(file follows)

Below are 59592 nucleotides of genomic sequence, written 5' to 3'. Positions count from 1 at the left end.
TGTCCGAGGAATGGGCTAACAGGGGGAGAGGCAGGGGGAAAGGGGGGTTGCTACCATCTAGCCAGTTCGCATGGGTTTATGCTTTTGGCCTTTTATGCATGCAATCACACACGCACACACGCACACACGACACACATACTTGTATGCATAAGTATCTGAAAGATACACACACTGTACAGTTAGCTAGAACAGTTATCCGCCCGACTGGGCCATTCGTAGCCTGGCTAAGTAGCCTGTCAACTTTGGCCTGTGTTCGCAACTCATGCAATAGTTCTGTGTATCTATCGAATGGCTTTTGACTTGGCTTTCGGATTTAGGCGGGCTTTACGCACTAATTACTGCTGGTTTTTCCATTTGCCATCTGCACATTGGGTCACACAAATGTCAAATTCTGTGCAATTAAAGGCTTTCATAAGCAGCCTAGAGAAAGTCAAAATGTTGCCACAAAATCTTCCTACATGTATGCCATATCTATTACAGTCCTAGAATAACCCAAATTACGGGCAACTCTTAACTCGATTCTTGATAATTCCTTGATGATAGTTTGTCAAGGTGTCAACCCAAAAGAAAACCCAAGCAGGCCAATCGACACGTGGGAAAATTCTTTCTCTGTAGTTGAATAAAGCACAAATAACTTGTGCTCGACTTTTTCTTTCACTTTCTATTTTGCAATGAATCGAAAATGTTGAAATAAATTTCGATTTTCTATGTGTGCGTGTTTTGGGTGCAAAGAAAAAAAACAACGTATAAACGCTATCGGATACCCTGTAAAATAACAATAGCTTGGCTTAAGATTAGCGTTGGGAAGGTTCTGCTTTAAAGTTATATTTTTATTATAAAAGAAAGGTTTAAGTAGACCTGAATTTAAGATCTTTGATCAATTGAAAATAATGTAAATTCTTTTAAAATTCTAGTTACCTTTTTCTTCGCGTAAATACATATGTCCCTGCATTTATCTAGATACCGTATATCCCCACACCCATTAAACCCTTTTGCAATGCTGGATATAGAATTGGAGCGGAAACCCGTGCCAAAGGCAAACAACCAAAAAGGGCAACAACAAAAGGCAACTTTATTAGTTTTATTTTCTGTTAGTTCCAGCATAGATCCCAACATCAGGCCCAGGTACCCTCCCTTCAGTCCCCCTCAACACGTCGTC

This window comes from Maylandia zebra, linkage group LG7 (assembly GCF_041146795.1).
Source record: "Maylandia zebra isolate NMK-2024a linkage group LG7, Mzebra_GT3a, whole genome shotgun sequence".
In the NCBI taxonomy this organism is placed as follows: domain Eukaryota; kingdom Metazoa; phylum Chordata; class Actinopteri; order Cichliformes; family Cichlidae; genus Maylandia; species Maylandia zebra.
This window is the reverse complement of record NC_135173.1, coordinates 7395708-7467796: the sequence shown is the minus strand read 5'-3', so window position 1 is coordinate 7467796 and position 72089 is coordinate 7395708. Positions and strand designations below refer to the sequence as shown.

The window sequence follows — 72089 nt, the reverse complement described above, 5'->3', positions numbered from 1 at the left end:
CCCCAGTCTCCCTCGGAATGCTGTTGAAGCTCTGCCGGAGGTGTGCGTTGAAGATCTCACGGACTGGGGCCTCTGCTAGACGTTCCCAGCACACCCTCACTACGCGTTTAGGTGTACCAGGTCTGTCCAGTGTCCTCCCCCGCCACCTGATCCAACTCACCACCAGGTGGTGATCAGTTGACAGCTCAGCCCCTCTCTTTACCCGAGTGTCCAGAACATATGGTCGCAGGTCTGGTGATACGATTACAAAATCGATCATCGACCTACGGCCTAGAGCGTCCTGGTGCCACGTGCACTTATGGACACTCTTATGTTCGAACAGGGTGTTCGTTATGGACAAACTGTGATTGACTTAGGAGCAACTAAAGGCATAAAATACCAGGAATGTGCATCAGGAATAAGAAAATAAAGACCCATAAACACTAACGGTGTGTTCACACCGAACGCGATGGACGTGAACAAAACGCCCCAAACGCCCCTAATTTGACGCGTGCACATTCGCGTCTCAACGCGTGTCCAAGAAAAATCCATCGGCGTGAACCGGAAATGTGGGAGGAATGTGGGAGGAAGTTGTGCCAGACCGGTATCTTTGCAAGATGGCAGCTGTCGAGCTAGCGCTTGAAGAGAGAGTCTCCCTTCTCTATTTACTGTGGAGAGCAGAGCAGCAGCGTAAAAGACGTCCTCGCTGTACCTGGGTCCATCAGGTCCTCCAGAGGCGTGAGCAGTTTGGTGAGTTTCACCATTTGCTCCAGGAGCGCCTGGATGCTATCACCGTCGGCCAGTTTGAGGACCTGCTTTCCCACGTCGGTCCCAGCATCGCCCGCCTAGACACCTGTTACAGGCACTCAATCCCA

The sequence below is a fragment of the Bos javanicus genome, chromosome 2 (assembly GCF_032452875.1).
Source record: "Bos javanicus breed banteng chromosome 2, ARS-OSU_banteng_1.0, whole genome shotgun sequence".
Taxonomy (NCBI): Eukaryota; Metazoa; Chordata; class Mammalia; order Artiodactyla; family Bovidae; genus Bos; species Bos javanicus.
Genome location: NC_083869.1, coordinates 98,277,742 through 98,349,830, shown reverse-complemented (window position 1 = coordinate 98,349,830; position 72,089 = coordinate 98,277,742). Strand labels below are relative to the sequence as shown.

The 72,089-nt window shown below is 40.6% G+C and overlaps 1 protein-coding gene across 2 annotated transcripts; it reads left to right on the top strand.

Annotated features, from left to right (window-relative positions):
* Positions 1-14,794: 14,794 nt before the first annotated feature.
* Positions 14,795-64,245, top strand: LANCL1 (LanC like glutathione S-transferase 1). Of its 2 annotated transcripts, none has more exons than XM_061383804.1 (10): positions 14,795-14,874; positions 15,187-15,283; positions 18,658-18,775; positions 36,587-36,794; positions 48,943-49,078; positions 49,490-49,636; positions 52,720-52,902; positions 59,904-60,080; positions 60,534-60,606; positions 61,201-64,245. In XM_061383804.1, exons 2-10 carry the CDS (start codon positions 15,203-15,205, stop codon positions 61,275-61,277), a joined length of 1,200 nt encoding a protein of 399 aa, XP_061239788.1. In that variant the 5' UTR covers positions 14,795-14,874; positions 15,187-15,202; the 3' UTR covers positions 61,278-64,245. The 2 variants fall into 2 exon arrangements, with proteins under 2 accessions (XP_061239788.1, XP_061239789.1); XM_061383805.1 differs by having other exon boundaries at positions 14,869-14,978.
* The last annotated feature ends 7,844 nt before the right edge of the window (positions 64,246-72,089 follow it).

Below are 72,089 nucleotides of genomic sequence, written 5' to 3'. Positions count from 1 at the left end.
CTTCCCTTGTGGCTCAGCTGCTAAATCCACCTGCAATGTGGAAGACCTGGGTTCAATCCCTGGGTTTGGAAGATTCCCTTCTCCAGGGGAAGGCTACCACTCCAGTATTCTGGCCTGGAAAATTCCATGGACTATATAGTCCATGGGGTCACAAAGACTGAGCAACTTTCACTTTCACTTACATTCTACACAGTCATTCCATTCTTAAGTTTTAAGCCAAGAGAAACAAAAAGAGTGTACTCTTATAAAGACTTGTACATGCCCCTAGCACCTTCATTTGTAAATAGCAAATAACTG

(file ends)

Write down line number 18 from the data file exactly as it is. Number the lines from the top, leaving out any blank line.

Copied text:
Below are 72,089 nucleotides of genomic sequence, written 5' to 3'. Positions count from 1 at the left end.